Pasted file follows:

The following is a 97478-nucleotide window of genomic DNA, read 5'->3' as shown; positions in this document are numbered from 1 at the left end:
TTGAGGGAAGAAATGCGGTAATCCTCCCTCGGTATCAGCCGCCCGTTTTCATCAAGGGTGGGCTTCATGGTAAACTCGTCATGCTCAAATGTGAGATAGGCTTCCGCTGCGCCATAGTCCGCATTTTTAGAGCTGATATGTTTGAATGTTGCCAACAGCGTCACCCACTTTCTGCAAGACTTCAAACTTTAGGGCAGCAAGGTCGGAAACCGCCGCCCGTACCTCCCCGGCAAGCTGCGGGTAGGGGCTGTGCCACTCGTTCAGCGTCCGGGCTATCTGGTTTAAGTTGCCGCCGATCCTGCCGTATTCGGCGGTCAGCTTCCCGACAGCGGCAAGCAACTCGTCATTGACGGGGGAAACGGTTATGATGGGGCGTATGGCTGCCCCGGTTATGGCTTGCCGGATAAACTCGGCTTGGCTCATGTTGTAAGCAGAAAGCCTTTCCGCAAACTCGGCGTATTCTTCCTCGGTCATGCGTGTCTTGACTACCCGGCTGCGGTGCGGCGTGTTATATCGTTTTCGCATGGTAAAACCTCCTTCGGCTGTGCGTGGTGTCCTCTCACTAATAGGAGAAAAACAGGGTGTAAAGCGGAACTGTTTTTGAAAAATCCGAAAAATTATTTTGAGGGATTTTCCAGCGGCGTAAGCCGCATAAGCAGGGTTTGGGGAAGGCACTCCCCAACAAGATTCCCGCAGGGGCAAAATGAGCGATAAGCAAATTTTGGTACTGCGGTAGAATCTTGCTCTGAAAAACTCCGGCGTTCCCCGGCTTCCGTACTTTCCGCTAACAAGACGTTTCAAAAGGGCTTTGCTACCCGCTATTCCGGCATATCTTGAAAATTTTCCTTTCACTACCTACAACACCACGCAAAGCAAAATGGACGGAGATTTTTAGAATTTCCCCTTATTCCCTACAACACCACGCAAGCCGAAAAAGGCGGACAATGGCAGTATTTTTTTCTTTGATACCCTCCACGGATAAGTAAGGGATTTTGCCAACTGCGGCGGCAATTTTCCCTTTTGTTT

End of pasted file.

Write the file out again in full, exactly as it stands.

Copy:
The following is a 97478-nucleotide window of genomic DNA, read 5'->3' as shown; positions in this document are numbered from 1 at the left end:
TTGAGGGAAGAAATGCGGTAATCCTCCCTCGGTATCAGCCGCCCGTTTTCATCAAGGGTGGGCTTCATGGTAAACTCGTCATGCTCAAATGTGAGATAGGCTTCCGCTGCGCCATAGTCCGCATTTTTAGAGCTGATATGTTTGAATGTTGCCAACAGCGTCACCCACTTTCTGCAAGACTTCAAACTTTAGGGCAGCAAGGTCGGAAACCGCCGCCCGTACCTCCCCGGCAAGCTGCGGGTAGGGGCTGTGCCACTCGTTCAGCGTCCGGGCTATCTGGTTTAAGTTGCCGCCGATCCTGCCGTATTCGGCGGTCAGCTTCCCGACAGCGGCAAGCAACTCGTCATTGACGGGGGAAACGGTTATGATGGGGCGTATGGCTGCCCCGGTTATGGCTTGCCGGATAAACTCGGCTTGGCTCATGTTGTAAGCAGAAAGCCTTTCCGCAAACTCGGCGTATTCTTCCTCGGTCATGCGTGTCTTGACTACCCGGCTGCGGTGCGGCGTGTTATATCGTTTTCGCATGGTAAAACCTCCTTCGGCTGTGCGTGGTGTCCTCTCACTAATAGGAGAAAAACAGGGTGTAAAGCGGAACTGTTTTTGAAAAATCCGAAAAATTATTTTGAGGGATTTTCCAGCGGCGTAAGCCGCATAAGCAGGGTTTGGGGAAGGCACTCCCCAACAAGATTCCCGCAGGGGCAAAATGAGCGATAAGCAAATTTTGGTACTGCGGTAGAATCTTGCTCTGAAAAACTCCGGCGTTCCCCGGCTTCCGTACTTTCCGCTAACAAGACGTTTCAAAAGGGCTTTGCTACCCGCTATTCCGGCATATCTTGAAAATTTTCCTTTCACTACCTACAACACCACGCAAAGCAAAATGGACGGAGATTTTTAGAATTTCCCCTTATTCCCTACAACACCACGCAAGCCGAAAAAGGCGGACAATGGCAGTATTTTTTTCTTTGATACCCTCCACGGATAAGTAAGGGATTTTGCCAACTGCGGCGGCAATTTTCCCTTTTGTTT